Right to information benefits all
Interview of Dr. Nazrul Islam on freedom of expression
As one of the central human rights, freedom of expression is capable of touching every other right of human beings. This is even truer under the current political milieu. In the following interview Professor Dr. Nazrul Islam, teacher of Law Faculty, University of Dhaka, touches the core issues of freedom of expression pertinent to present situation. We urge readers to share their thoughts in this regard.
Law Desk (LD): What does freedom of expression mean and how is it placed in our legal system?
Dr. Nazrul Islam (NI): Freedom of expression means everyone must have the right to express his/her opinion on any given issue. Freedom of expression has been defined in Article 39 of the Constitution of the Peoples' Republic of Bangladesh as freedom of thought, freedom of conscience and freedom of press. But this right is not unlimited or unrestrained in any country. Likewise, in our constitution freedom of expression is made subject to reasonable restrictions.
LD: What is the current status of this right in our country?
NI: I think, in our country freedom of expression or freedom of press has been seriously curtailed by a number of laws. Only a small group of people in our country enjoys this right. Among various reasons first comes the lack of appropriate forum. Most of the people have no idea how to express their opinion. They don't find any media or forum to express their opinion. Secondly, they don't have enough information even to form their opinion. So, they are being denied of enjoyment of this right. And, thirdly, we have scores of so-called black laws or very restrictive laws, which substantially curtail the freedom of expression. The Special Powers Act or some Penal Code provisions on religious offences or on defamation are good examples of this kind of laws that are responsible for such curtailment.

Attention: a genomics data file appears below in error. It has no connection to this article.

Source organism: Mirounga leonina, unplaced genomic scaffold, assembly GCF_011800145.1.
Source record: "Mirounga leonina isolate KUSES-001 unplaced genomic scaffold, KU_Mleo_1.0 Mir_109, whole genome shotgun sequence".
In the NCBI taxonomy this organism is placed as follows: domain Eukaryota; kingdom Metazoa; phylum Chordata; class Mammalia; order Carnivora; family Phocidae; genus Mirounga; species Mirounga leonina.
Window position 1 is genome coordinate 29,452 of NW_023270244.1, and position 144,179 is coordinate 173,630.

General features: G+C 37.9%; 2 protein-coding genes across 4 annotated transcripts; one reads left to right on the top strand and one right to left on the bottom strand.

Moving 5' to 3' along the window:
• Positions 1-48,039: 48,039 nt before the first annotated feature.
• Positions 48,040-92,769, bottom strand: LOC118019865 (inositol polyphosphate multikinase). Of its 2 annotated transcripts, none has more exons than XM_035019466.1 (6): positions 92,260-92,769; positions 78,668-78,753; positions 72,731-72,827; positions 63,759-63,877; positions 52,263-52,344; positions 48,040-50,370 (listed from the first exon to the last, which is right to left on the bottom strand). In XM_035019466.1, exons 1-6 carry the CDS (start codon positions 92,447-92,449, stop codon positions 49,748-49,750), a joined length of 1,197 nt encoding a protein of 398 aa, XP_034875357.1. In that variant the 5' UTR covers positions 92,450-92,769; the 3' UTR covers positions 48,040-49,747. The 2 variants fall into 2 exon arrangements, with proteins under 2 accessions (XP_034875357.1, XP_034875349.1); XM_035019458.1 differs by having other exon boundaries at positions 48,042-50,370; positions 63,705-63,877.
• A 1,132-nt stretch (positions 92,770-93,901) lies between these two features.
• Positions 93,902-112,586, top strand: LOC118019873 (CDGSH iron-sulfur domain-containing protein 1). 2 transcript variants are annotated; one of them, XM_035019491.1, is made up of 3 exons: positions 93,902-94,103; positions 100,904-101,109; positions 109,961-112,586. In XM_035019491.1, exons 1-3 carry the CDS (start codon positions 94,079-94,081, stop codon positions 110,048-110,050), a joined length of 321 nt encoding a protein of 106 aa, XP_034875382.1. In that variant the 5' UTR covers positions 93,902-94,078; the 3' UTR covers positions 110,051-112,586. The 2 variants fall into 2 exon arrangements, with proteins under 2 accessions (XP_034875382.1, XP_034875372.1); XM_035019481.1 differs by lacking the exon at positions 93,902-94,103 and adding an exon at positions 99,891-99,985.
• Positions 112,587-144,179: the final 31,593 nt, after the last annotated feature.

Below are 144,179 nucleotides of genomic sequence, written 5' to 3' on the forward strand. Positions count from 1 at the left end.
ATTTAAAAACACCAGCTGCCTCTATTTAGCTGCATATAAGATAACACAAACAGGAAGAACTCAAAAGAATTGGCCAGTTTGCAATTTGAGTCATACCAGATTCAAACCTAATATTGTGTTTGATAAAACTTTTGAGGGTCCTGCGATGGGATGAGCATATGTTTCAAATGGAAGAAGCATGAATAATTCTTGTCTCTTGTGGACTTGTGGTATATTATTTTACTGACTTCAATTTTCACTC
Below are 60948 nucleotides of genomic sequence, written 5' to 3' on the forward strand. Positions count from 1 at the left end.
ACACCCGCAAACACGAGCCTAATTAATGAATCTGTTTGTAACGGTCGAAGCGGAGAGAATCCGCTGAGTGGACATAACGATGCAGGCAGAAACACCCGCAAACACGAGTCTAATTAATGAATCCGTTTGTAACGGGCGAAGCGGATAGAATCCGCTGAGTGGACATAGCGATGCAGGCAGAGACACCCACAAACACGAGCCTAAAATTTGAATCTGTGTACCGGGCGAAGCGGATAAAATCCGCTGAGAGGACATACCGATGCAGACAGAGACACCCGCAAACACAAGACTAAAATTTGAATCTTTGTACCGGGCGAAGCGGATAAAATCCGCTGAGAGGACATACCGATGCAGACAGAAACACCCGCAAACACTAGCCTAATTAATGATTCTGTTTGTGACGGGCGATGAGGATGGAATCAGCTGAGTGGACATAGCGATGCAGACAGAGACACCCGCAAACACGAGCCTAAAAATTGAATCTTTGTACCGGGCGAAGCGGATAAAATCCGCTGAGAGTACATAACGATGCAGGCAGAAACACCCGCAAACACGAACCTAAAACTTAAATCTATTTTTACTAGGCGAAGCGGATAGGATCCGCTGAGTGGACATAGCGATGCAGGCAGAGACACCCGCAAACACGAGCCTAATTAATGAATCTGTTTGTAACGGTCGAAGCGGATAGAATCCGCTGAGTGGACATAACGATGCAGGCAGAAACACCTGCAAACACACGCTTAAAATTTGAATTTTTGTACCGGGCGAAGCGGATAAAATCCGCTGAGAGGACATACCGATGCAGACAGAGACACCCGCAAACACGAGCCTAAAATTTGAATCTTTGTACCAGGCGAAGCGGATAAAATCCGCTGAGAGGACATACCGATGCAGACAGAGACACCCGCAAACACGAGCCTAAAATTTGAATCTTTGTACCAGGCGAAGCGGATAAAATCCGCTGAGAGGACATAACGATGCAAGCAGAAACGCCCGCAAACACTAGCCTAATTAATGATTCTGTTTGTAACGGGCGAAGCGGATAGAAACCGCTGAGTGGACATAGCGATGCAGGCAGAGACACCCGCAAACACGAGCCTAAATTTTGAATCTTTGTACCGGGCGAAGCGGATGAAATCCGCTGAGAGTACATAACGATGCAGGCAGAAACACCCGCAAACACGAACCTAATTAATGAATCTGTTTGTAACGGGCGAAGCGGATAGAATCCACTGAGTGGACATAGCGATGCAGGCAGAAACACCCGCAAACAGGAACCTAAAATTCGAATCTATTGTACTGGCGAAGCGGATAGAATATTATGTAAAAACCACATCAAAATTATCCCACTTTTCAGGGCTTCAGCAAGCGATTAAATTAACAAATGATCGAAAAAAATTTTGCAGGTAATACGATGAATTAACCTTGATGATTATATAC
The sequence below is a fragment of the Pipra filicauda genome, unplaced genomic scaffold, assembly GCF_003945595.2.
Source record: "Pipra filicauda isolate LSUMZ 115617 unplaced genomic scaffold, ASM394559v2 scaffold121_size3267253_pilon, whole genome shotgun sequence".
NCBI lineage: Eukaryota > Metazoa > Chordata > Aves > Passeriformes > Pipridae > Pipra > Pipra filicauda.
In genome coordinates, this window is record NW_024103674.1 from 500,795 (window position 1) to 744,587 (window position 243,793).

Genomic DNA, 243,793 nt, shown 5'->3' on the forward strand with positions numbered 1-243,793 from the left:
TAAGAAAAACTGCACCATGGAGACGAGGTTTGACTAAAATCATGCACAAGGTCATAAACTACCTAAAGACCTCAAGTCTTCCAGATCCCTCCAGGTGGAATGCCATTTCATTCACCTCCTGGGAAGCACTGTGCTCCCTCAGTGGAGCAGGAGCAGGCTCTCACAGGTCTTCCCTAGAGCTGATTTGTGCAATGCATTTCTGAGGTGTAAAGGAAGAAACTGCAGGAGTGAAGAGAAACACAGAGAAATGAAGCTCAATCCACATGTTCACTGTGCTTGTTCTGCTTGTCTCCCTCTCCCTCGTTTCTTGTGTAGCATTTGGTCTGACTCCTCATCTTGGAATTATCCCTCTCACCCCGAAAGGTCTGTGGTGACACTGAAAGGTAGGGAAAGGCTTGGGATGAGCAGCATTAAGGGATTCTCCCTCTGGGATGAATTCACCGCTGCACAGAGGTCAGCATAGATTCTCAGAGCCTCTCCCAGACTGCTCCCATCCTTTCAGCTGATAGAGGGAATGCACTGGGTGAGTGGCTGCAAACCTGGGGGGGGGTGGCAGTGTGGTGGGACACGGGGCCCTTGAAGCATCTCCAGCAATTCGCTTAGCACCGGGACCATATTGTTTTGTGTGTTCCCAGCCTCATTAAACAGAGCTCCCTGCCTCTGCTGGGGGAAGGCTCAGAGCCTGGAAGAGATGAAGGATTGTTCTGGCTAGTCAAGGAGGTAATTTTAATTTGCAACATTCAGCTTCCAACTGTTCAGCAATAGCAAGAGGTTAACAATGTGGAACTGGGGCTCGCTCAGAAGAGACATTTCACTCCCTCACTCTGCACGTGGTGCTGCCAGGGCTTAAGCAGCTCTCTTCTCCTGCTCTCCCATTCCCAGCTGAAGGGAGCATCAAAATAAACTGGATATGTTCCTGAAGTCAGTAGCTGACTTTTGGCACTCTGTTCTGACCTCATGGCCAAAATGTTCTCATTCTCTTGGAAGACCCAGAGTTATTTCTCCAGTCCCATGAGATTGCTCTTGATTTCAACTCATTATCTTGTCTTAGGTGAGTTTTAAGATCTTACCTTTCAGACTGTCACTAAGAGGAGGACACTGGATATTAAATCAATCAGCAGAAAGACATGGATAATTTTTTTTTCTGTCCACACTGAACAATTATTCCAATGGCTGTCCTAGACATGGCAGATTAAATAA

LD: Does emergency affect freedom of expression, if so, to what extent?
NI: Emergency seriously affects freedom of expression. Constitution specifically states about the suspension of some of the fundamental rights during emergency. In the context of present situation we can say that our Government, in theory, has allowed press or civil society to express their opinion. But practically the government is defiling freedom of expression in that they are impeding the exercise of freedom of expression by press, other medias, members of civil society or whoever is found to be vocal in law or human rights issues. They are also instructing how to express opinion on certain issues.
LD: Few days back we have seen that the present Government had imposed lots of restrictions in the name of national security on press. How much that action is consistent with the right to freedom of expression?
NI: Actually nation's security is the one of the most vague issues, and it largely depends on how the Government defines that. I am not very aware of those restrictions, but if there were any such thing, that should be judged vis-à-vis the criteria of public interest.
LD: How freedom of expression, access to information and empowerment of people are interrelated with each other?